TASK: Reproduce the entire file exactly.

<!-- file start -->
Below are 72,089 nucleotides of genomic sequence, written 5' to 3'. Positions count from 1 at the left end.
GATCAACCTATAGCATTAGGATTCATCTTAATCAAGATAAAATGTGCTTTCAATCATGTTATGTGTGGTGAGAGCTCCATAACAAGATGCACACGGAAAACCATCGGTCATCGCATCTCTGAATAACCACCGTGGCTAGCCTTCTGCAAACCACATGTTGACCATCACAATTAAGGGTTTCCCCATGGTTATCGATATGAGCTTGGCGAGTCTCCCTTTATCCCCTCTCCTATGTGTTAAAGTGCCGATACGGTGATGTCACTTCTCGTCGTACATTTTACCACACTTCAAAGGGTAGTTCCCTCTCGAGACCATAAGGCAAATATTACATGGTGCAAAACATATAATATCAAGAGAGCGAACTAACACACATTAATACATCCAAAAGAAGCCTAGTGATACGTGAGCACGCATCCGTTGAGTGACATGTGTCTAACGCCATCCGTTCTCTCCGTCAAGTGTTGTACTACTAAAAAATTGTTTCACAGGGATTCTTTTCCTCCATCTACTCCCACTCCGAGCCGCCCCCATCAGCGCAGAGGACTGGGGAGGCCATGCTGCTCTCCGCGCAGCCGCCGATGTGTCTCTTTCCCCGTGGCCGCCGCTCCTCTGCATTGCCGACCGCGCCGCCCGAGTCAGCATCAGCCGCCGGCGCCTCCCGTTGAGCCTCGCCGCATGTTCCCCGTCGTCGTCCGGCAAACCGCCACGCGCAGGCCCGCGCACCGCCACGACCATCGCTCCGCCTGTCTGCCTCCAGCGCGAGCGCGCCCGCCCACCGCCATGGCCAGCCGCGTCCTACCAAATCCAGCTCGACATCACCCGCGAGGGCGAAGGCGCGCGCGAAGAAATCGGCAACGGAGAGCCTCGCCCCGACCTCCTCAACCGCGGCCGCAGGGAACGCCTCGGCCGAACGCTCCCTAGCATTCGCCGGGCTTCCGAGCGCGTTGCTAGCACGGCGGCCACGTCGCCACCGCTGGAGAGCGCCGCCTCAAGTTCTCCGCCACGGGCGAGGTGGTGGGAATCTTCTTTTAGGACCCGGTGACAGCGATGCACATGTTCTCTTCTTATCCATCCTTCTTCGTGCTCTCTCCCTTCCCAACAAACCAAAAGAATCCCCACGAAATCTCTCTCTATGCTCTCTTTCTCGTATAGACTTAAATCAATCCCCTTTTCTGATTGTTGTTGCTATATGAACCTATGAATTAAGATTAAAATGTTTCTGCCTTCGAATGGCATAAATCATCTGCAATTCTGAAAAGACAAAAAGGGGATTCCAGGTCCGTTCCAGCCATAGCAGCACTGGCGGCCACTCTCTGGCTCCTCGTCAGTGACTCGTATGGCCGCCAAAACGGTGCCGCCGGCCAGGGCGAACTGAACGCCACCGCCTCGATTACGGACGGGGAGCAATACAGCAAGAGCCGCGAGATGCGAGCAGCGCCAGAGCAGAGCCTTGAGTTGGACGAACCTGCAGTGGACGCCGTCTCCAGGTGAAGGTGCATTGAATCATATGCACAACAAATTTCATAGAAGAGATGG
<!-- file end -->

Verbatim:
Below are 72,089 nucleotides of genomic sequence, written 5' to 3'. Positions count from 1 at the left end.
GATCAACCTATAGCATTAGGATTCATCTTAATCAAGATAAAATGTGCTTTCAATCATGTTATGTGTGGTGAGAGCTCCATAACAAGATGCACACGGAAAACCATCGGTCATCGCATCTCTGAATAACCACCGTGGCTAGCCTTCTGCAAACCACATGTTGACCATCACAATTAAGGGTTTCCCCATGGTTATCGATATGAGCTTGGCGAGTCTCCCTTTATCCCCTCTCCTATGTGTTAAAGTGCCGATACGGTGATGTCACTTCTCGTCGTACATTTTACCACACTTCAAAGGGTAGTTCCCTCTCGAGACCATAAGGCAAATATTACATGGTGCAAAACATATAATATCAAGAGAGCGAACTAACACACATTAATACATCCAAAAGAAGCCTAGTGATACGTGAGCACGCATCCGTTGAGTGACATGTGTCTAACGCCATCCGTTCTCTCCGTCAAGTGTTGTACTACTAAAAAATTGTTTCACAGGGATTCTTTTCCTCCATCTACTCCCACTCCGAGCCGCCCCCATCAGCGCAGAGGACTGGGGAGGCCATGCTGCTCTCCGCGCAGCCGCCGATGTGTCTCTTTCCCCGTGGCCGCCGCTCCTCTGCATTGCCGACCGCGCCGCCCGAGTCAGCATCAGCCGCCGGCGCCTCCCGTTGAGCCTCGCCGCATGTTCCCCGTCGTCGTCCGGCAAACCGCCACGCGCAGGCCCGCGCACCGCCACGACCATCGCTCCGCCTGTCTGCCTCCAGCGCGAGCGCGCCCGCCCACCGCCATGGCCAGCCGCGTCCTACCAAATCCAGCTCGACATCACCCGCGAGGGCGAAGGCGCGCGCGAAGAAATCGGCAACGGAGAGCCTCGCCCCGACCTCCTCAACCGCGGCCGCAGGGAACGCCTCGGCCGAACGCTCCCTAGCATTCGCCGGGCTTCCGAGCGCGTTGCTAGCACGGCGGCCACGTCGCCACCGCTGGAGAGCGCCGCCTCAAGTTCTCCGCCACGGGCGAGGTGGTGGGAATCTTCTTTTAGGACCCGGTGACAGCGATGCACATGTTCTCTTCTTATCCATCCTTCTTCGTGCTCTCTCCCTTCCCAACAAACCAAAAGAATCCCCACGAAATCTCTCTCTATGCTCTCTTTCTCGTATAGACTTAAATCAATCCCCTTTTCTGATTGTTGTTGCTATATGAACCTATGAATTAAGATTAAAATGTTTCTGCCTTCGAATGGCATAAATCATCTGCAATTCTGAAAAGACAAAAAGGGGATTCCAGGTCCGTTCCAGCCATAGCAGCACTGGCGGCCACTCTCTGGCTCCTCGTCAGTGACTCGTATGGCCGCCAAAACGGTGCCGCCGGCCAGGGCGAACTGAACGCCACCGCCTCGATTACGGACGGGGAGCAATACAGCAAGAGCCGCGAGATGCGAGCAGCGCCAGAGCAGAGCCTTGAGTTGGACGAACCTGCAGTGGACGCCGTCTCCAGGTGAAGGTGCATTGAATCATATGCACAACAAATTTCATAGAAGAGATGG